Clayton Kershaw and the Los Angeles Dodgers have reached an agreement that will see the ace stay with the National League champions for another three years for $93 million plus incentives, a source told ESPN.
Kershaw needed to decide whether to exercise his opt-out. He had been owed $65 million over the next two seasons — the tail end of a seven-year, $215 million extension he signed in 2014.
The 30-year-old left-hander will return to steer a Dodgers rotation that already looks deep, with Walker Buehler, Rich Hill, Alex Wood, Kenta Maeda, Ross Stripling and possibly Julio Urias also part of the mix. Hyun-Jin Ryu is eligible for free agency, along with shortstop Manny Machado and catcher Yasmani Grandal.
Kershaw stands as quite possibly the greatest pitcher of this century, with three Cy Young Awards, an MVP trophy and seven trips to the All-Star Game through his first 11 seasons.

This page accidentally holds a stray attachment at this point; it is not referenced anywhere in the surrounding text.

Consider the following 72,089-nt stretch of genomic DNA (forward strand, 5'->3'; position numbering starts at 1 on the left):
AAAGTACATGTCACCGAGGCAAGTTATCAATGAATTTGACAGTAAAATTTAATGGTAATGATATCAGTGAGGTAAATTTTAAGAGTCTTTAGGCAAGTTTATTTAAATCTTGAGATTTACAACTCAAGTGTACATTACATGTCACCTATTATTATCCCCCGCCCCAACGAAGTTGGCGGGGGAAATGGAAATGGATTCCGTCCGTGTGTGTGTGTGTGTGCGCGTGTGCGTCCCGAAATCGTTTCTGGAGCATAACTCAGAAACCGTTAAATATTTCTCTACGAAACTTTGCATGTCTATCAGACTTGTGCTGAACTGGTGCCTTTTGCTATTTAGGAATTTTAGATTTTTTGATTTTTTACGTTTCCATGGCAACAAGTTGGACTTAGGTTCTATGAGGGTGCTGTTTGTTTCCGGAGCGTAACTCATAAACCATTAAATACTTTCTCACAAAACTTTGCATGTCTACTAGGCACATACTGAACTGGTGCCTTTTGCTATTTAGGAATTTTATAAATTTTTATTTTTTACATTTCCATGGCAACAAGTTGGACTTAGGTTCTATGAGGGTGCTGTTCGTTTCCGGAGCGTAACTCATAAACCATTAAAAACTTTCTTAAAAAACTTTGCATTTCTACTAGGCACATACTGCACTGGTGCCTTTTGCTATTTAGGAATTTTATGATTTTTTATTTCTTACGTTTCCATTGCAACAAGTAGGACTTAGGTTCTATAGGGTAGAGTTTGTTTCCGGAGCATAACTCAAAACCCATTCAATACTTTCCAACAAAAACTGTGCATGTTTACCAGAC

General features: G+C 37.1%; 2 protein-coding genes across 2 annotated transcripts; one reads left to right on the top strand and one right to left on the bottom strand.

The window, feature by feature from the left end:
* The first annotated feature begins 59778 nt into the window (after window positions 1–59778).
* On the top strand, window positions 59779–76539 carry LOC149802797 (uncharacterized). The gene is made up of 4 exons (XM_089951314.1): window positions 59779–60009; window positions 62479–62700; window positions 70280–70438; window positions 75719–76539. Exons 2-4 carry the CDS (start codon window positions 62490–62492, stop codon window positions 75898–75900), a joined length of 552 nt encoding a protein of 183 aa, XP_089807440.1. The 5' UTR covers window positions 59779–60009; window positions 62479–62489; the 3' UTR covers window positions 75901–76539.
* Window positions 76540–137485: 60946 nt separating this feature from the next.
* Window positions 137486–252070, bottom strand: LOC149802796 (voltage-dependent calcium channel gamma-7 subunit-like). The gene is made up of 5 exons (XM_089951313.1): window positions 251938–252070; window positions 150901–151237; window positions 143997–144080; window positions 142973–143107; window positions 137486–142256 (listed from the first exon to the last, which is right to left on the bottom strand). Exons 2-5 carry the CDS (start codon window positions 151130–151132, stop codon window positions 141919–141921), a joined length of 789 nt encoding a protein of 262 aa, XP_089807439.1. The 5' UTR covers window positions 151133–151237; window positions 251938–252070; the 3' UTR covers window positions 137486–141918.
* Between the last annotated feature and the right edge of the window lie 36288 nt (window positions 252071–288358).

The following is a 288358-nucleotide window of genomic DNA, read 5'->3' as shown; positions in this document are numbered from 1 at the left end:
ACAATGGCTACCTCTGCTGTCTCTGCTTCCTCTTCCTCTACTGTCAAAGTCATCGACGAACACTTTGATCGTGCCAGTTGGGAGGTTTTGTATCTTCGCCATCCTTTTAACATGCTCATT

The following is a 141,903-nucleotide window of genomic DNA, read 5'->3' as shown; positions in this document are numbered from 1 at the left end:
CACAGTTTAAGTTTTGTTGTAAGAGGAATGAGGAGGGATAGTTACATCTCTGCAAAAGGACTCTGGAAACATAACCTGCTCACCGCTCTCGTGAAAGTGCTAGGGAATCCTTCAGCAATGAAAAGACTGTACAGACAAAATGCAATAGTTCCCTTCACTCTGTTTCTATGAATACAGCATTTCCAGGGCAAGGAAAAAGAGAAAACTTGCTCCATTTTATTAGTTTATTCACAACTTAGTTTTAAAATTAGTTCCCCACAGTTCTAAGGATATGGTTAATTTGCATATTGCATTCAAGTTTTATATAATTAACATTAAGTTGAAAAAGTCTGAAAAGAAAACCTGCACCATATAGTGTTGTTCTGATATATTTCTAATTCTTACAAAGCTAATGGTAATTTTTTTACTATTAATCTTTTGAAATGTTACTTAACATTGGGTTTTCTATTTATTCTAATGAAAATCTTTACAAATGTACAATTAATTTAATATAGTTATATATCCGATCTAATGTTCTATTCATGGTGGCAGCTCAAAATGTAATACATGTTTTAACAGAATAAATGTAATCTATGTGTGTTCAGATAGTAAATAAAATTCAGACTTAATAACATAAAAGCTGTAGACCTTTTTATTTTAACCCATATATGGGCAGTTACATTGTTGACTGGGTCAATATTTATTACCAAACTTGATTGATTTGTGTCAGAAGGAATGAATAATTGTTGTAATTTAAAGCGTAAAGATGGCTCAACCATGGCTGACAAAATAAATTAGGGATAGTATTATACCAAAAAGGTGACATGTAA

Few have actually been better throughout history, even in eras when pitching dominated the league. Only 13 pitchers have compiled at least 2,000 innings and sport a lower career ERA than Kershaw’s 2.39. None of them pitched past 1927. Among the 30 after him in the all-time leaderboard, only one pitched past 1930.
But it’s that regular-season prowess that has made his aggregate postseason performance seem so disappointing.
Kershaw has compiled a 4.32 ERA in 152 career postseason innings, a substantive sample size littered with maddening highs and lows. The differential between Kershaw’s regular-season ERA and postseason ERA is the second-highest among those with at least 50 postseason innings, trailing only former Boston Red Sox knuckleballer Tim Wakefield.
His last start was the Dodgers’ last of the 2018 season, when he gave up four runs in seven innings and was outdueled by David Price of the Red Sox in Game 5 of the World Series. Kershaw’s fastball averaged only 90 mph on that Sunday night, a snapshot of the decline brought on by an exorbitant workload and three consecutive seasons with back injuries.
His diminished stuff cast doubt about whether Kershaw would ultimately opt out, a decision that at one point seemed like a no-brainer.
When his season ended, he still wasn’t sure.
“I haven’t made the decision yet,” Kershaw said Sunday. “We have three days to talk, between us and the Dodgers, see what happens. And then we’ll go from there.”
Source: Read Full Article